Our area's growing West African community is fighting back against the deadly Ebola virus, now responsible for more than 1,500 deaths in the region. A rally this weekend will raise money and supplies.

Beatrice Karnga-Gray is scared.

"It's hard because you're not there," she said.

She's here in Allentown while her family in Liberia mourns the loss of her aunt, another victim of the deadly Ebola virus.

"It's devastating because when one person in the family has the virus, you can't tell who's going to be the next person," said Karnga-Gray. "Sometimes it just wipes out a whole family."

Liberia is at the heart of an outbreak that's now killed more than 1,500 in Africa, according to the World Health Organization.

Health organizations fear an outbreak in the U.S.

A rally Saturday in Allentown will raise money and medical supplies.

"Right now, they need any and everything," said Karnga-Gray. "We need all these materials -- the gloves, the masks, the anti-bacterial soap, the hand sanitzers, Clorox."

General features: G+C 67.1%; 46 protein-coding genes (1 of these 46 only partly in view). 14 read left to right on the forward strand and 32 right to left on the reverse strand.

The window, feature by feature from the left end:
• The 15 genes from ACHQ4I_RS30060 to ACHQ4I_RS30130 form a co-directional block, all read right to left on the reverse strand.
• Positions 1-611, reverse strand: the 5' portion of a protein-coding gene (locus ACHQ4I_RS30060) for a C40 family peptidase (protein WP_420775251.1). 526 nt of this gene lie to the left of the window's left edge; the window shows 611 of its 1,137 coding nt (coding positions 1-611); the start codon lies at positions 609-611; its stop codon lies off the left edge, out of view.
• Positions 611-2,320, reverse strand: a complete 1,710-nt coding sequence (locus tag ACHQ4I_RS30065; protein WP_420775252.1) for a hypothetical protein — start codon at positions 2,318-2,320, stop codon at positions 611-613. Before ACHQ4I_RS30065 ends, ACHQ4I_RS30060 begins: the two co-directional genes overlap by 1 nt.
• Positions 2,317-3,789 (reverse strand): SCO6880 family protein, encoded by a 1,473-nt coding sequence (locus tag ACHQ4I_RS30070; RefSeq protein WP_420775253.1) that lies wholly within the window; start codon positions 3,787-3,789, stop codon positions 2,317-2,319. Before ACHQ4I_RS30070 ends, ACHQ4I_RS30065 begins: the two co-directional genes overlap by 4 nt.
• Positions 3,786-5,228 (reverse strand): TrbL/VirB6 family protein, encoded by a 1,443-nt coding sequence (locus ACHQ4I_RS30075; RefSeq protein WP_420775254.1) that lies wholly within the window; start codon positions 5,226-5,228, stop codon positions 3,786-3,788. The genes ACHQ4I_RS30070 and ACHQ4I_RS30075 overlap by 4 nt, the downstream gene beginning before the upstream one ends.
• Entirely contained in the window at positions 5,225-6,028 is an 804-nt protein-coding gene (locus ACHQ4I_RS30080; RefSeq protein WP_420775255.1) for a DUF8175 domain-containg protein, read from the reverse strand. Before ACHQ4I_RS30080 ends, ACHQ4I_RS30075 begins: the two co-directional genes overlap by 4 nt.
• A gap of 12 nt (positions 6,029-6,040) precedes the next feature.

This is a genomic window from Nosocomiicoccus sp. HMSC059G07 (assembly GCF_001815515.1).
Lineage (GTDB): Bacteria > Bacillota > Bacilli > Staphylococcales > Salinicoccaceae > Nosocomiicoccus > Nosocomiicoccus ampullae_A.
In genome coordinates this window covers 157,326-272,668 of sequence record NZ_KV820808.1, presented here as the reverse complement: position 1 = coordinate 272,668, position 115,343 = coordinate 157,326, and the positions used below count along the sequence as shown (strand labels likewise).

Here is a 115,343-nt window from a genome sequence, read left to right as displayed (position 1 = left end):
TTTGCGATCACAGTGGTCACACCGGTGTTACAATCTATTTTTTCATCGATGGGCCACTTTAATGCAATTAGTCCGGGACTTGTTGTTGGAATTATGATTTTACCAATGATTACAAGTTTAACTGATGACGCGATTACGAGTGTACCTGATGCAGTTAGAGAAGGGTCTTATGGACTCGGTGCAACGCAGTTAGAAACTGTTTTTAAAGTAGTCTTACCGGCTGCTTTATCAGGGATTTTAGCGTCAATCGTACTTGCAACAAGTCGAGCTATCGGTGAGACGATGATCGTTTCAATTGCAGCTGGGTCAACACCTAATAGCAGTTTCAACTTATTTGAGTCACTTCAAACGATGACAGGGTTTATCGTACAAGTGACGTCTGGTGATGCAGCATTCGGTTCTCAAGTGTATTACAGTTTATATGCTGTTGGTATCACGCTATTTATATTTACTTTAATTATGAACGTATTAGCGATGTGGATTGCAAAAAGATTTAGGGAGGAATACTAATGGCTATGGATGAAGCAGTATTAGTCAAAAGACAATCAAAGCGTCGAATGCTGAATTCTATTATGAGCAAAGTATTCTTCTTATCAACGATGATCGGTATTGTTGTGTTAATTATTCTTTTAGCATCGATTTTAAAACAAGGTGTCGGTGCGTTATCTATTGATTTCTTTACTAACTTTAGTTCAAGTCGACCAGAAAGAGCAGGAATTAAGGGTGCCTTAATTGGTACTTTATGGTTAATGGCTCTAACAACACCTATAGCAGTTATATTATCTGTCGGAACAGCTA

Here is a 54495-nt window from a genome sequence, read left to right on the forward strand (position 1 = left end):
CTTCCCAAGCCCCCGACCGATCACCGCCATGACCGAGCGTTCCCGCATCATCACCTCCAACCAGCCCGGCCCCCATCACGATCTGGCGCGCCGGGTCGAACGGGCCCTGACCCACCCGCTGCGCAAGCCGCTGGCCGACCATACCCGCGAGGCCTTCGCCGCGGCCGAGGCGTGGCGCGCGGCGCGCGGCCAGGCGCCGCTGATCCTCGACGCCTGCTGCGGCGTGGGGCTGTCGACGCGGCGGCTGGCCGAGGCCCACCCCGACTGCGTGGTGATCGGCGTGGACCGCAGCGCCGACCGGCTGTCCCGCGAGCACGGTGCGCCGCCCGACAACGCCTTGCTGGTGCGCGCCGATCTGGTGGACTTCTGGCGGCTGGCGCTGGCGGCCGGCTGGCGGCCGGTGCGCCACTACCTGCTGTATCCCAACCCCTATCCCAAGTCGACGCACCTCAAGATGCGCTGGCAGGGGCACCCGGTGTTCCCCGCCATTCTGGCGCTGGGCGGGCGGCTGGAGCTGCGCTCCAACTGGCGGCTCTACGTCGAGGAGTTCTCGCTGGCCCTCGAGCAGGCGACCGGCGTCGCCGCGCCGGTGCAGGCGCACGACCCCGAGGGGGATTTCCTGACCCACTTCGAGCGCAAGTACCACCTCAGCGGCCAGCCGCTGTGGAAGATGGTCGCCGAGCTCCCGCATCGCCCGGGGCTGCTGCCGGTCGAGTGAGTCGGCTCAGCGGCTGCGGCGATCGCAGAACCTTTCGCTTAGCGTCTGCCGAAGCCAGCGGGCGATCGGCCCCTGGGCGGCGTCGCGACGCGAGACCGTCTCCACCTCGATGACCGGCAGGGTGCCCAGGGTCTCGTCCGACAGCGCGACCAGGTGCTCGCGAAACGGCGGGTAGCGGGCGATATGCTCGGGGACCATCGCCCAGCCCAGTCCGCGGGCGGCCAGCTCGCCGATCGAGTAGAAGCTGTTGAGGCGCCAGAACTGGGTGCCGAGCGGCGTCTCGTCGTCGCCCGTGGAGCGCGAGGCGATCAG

The Centers for Disease Control director on the ground in Liberia said they desperately need basic supplies.

"The key right now is getting good quality care to as many patients as fast as possible," said Dr. Tom Frieden. "That means helping them with symptoms of diarrhea and vomiting, bringing their fever down, giving medication for pain and perhaps most importantly giving them rehydration, oral rehydration and whenever possible intravenous rehydration."

The Liberian community here isn't large. It's only two or three thousand people across northeastern Pennsylvania, but it is growing. Those who are here said there are many reasons the rest of us should care about what happens in their homeland."

"Right now it's Africa," said event organizer Eric Kennedy. "Who knows [who's] next? People that are travelling?"

Saturday's event takes place from 10 a.m. until 5 p.m. at Allentown's Jordan Park, and will include traditional West African music and entertainment.